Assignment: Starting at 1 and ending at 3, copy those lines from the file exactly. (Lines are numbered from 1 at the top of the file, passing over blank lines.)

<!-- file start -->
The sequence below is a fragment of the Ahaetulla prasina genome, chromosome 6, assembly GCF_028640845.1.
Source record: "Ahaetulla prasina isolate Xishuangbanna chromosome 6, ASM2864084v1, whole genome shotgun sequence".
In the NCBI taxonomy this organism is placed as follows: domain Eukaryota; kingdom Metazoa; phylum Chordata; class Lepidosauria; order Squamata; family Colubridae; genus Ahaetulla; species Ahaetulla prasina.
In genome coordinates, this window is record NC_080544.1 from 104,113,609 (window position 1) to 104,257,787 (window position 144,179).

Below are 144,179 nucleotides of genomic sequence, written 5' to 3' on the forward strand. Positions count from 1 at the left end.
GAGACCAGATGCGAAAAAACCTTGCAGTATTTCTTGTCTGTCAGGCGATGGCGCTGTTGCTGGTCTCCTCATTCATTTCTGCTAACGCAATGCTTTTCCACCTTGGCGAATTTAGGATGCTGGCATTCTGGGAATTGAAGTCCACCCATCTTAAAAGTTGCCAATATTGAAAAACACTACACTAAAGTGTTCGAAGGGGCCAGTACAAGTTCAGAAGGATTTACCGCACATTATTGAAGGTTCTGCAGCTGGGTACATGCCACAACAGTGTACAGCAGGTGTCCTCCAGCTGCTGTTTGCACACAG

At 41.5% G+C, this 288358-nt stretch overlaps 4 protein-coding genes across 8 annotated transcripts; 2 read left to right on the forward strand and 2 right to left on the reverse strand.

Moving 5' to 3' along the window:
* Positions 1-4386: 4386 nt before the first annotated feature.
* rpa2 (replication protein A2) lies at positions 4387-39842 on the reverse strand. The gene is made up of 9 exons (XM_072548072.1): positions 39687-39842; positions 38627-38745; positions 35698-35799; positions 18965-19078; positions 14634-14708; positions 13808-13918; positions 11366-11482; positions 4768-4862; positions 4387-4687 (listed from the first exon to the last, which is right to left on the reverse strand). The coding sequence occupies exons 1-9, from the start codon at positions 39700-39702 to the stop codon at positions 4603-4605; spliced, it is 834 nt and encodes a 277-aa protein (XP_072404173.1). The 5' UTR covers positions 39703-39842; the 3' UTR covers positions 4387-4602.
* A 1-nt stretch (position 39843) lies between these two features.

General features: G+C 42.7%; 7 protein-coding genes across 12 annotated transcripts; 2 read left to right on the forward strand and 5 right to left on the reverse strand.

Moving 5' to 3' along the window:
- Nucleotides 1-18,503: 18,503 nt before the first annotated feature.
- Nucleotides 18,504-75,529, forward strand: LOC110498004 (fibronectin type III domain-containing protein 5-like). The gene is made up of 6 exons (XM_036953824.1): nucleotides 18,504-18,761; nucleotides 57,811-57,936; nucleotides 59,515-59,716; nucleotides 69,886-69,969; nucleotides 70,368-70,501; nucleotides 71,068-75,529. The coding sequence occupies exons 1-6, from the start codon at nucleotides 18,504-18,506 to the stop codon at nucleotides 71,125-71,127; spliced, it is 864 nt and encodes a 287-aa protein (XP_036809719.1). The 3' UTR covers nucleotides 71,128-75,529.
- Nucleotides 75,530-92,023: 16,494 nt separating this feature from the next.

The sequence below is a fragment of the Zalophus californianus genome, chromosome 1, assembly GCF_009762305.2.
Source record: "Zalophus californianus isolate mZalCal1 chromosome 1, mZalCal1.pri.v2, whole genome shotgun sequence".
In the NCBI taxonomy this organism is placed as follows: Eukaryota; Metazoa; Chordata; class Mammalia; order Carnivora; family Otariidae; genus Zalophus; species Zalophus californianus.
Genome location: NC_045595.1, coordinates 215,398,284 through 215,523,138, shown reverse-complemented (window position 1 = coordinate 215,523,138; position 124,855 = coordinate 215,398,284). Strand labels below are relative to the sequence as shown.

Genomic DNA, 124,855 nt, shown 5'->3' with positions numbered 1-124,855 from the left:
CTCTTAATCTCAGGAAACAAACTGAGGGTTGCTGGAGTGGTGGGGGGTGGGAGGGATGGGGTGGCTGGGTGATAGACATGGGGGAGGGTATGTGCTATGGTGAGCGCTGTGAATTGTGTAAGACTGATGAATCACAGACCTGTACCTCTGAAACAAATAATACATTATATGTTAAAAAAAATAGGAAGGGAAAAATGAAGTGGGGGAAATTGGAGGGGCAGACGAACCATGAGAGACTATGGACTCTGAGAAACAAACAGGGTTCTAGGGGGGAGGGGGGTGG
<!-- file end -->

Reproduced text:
The sequence below is a fragment of the Ahaetulla prasina genome, chromosome 6, assembly GCF_028640845.1.
Source record: "Ahaetulla prasina isolate Xishuangbanna chromosome 6, ASM2864084v1, whole genome shotgun sequence".
In the NCBI taxonomy this organism is placed as follows: domain Eukaryota; kingdom Metazoa; phylum Chordata; class Lepidosauria; order Squamata; family Colubridae; genus Ahaetulla; species Ahaetulla prasina.